Well I got up early to walk Candy and read the Weather Musings and see if they were still good for the crossing today. The Weather Musings were still good with the caution to be off the water early because the weather window was closing later today and there were no more weather windows in the foreseeable future, at least thru Thanksgiving.
We cast the lines off at 6:45, almost 1/2 hour before sunrise and started out the harbor from Carrabelle. The wind was non-existent as you can see in the pictures. The sunrise was beautiful over the Gulf as we set out east of Dog Island with the Tarpon Springs waypoint some 156 miles southeast.
The water was really nice and flat with no breeze for the first 70 miles and then it was a light breeze just enough to put a ripple on the water. We did see dolphins about 4 different times but the best ones were the 1st group. They were in the wake for a couple of minutes and the younger one actually was jumping out of the water. We were actually to fast for the dolphin pictures we would like. The other groups we spotted off to the side of the boat anywhere from 100′ to 300′ and they never appeared in the wake or did any serious jumping.
We did see a lot of fishing boats scattered about. There were probably at least 2 to 3 dozen boats scattered over our course but once we got to about 40 miles to Tarpon Springs they all were gone. The fishing must be pretty good because the closest land to where they were was 40 to 50 miles to the east. It was Saturday morning so they probably had the day off.
The crab trap markers were fewer this year than last. We were on essentially the same course as last year when we ran into them about 34 miles out. This year we did not see the crab trap markers until 21.6 miles out of Tarpons Springs. And the actual number of markers was less. Of course we are much more experienced in what to look for and better at dodging them.
We arrived in Tarpon Springs at Turtle Cove Marina just a little under 8 hours from leaving the docks at Carrabelle. The wind did come up for about the last 20 miles but it was only maybe 8 to 10 mph. We never saw any waves over 1/2 foot. What a great ride.
We arrived at Turtle Cove and our slip was between 2 other Loopers that had crossed with the overnight passage last night. We did get invited to a crossing the wake celebration at the Turtle Cove Marina Tiki Hut. Crossing your wake is completing the Loop. Several of the overnight Loopers that finished the crossing in Clearwater or Dunedin were able to show up for the celebration.
We were able to see Pete and Carolyn from Humbug. They were on the water for 26 hours yesterday and last night from the time they left Apalachicola to Dunedin. Their friend Jim that was on board for the crossing was already in Tampa with his daughter and would be flying home to Colorado on Monday. They were tired and not in the mood to stay too long but it was good to see them.
The weather thru Thanksgiving will be very windy with a little rain so we may be here in all likelihood for Thanksgiving Day.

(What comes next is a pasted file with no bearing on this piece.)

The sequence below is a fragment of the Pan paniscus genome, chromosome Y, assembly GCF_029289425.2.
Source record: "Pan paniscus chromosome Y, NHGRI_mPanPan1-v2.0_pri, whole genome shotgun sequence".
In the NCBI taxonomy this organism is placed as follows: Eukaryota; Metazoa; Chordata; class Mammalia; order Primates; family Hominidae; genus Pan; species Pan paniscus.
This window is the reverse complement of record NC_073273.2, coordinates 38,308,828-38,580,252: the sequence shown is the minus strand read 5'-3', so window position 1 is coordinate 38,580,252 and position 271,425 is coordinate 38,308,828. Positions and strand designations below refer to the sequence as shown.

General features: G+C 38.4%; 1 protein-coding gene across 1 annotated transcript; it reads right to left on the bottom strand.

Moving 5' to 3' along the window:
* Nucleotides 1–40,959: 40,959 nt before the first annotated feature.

Good report today on the weather musings, tomorrow should be a good day for a daylight crossing to Tarpon Springs. Last year we waited 11 days for a weather window so this will make up for that. We still need to read the latest musings tomorrow about 6:00 to verify that nothing has changed. I also looked at NOAA and Windfinder and they appear to confirm the Weather Musings.
We left in a cloudy, dreary morning with some heavy looking clouds. Once out in Apolachicola Bay things started to brighten up. There was a lot of VHF radio chatter about crossing the golf today. Boats needing an overnight crossing window will leave today sometime between 2:00 and 5:00.
the wind was up this morning with whitecaps on the bay so it was blowing at least 15 mph and maybe a little more. It was nice that we turned into the wind after about 3 miles so there was no more rolling.
Some boats had already left for their crossing and there were reports that the waves were 3′ just south of Dog Island near Carrabelle. I m sure the waves probably were 5′ if you were further south in the Gulf.
We arrived in Carrabelle and needed to wait for some of the departing Loopers so we could get a slip right near the fuel dock. Probably 5 boats left from C Quarters and there must have been another 4 or so that left from The Moorings Marina up the bay. I hope they all have a good crossing and things are not too uncomfortable. It was quite a site to see all these boats leaving together going out the river to the Gulf.
We had a nice relaxing afternoon and renewed some of the acquaintances from last year. The people are just as nice as I remembered and still as friendly. We walk the 2 1/2 blocks to the IGA to do some re-provisioning. The weather turned out sunny and about mid 70’s. The wind did die down some so I am hoping the waters on the Gulf are settling down for the boats out there now and for us tomorrow.
The day started with about a 10 minute rain shower while we were on the dock. Pete and Carolyn’s friend Marti needed to fly home and she was just getting off the boat when the rain came started.
We were at an Italian restaurant last night. They are hard to find along the river system and it has been Chattanooga since the last good Italian. It was a good time by the 6 of us present and the food was good.